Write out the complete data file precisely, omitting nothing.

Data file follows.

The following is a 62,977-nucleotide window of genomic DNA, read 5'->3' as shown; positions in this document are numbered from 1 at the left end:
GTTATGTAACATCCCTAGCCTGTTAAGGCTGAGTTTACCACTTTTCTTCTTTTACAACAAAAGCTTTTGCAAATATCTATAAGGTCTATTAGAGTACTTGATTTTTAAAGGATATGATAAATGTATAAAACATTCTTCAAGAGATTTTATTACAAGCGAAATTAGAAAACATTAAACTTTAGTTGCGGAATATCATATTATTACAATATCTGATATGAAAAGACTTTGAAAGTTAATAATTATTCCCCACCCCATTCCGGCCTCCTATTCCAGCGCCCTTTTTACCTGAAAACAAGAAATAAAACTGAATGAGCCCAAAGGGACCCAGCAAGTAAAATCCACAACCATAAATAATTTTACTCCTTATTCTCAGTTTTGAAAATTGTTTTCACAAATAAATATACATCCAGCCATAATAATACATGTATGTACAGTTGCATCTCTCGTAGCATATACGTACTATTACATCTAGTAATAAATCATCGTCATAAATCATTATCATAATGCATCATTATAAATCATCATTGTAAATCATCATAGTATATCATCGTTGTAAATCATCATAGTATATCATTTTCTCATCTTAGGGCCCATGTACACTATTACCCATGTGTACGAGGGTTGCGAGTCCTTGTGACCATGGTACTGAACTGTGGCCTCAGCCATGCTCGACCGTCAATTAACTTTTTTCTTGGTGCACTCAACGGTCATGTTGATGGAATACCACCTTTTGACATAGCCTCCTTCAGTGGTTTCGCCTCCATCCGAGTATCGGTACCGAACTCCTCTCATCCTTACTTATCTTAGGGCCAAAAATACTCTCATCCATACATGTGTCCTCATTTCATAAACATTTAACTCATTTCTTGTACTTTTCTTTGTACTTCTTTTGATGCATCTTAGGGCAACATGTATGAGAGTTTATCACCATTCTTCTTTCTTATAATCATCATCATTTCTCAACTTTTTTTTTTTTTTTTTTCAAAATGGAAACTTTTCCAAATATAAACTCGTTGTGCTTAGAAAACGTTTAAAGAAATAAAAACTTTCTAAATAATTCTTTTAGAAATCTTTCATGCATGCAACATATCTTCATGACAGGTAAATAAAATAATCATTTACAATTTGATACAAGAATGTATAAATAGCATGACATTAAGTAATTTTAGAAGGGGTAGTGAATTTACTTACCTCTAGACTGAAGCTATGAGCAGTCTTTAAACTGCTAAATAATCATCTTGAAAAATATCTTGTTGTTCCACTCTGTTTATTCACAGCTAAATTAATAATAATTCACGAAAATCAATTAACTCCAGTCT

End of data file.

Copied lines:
The following is a 62,977-nucleotide window of genomic DNA, read 5'->3' as shown; positions in this document are numbered from 1 at the left end:
GTTATGTAACATCCCTAGCCTGTTAAGGCTGAGTTTACCACTTTTCTTCTTTTACAACAAAAGCTTTTGCAAATATCTATAAGGTCTATTAGAGTACTTGATTTTTAAAGGATATGATAAATGTATAAAACATTCTTCAAGAGATTTTATTACAAGCGAAATTAGAAAACATTAAACTTTAGTTGCGGAATATCATATTATTACAATATCTGATATGAAAAGACTTTGAAAGTTAATAATTATTCCCCACCCCATTCCGGCCTCCTATTCCAGCGCCCTTTTTACCTGAAAACAAGAAATAAAACTGAATGAGCCCAAAGGGACCCAGCAAGTAAAATCCACAACCATAAATAATTTTACTCCTTATTCTCAGTTTTGAAAATTGTTTTCACAAATAAATATACATCCAGCCATAATAATACATGTATGTACAGTTGCATCTCTCGTAGCATATACGTACTATTACATCTAGTAATAAATCATCGTCATAAATCATTATCATAATGCATCATTATAAATCATCATTGTAAATCATCATAGTATATCATCGTTGTAAATCATCATAGTATATCATTTTCTCATCTTAGGGCCCATGTACACTATTACCCATGTGTACGAGGGTTGCGAGTCCTTGTGACCATGGTACTGAACTGTGGCCTCAGCCATGCTCGACCGTCAATTAACTTTTTTCTTGGTGCACTCAACGGTCATGTTGATGGAATACCACCTTTTGACATAGCCTCCTTCAGTGGTTTCGCCTCCATCCGAGTATCGGTACCGAACTCCTCTCATCCTTACTTATCTTAGGGCCAAAAATACTCTCATCCATACATGTGTCCTCATTTCATAAACATTTAACTCATTTCTTGTACTTTTCTTTGTACTTCTTTTGATGCATCTTAGGGCAACATGTATGAGAGTTTATCACCATTCTTCTTTCTTATAATCATCATCATTTCTCAACTTTTTTTTTTTTTTTTTTCAAAATGGAAACTTTTCCAAATATAAACTCGTTGTGCTTAGAAAACGTTTAAAGAAATAAAAACTTTCTAAATAATTCTTTTAGAAATCTTTCATGCATGCAACATATCTTCATGACAGGTAAATAAAATAATCATTTACAATTTGATACAAGAATGTATAAATAGCATGACATTAAGTAATTTTAGAAGGGGTAGTGAATTTACTTACCTCTAGACTGAAGCTATGAGCAGTCTTTAAACTGCTAAATAATCATCTTGAAAAATATCTTGTTGTTCCACTCTGTTTATTCACAGCTAAATTAATAATAATTCACGAAAATCAATTAACTCCAGTCT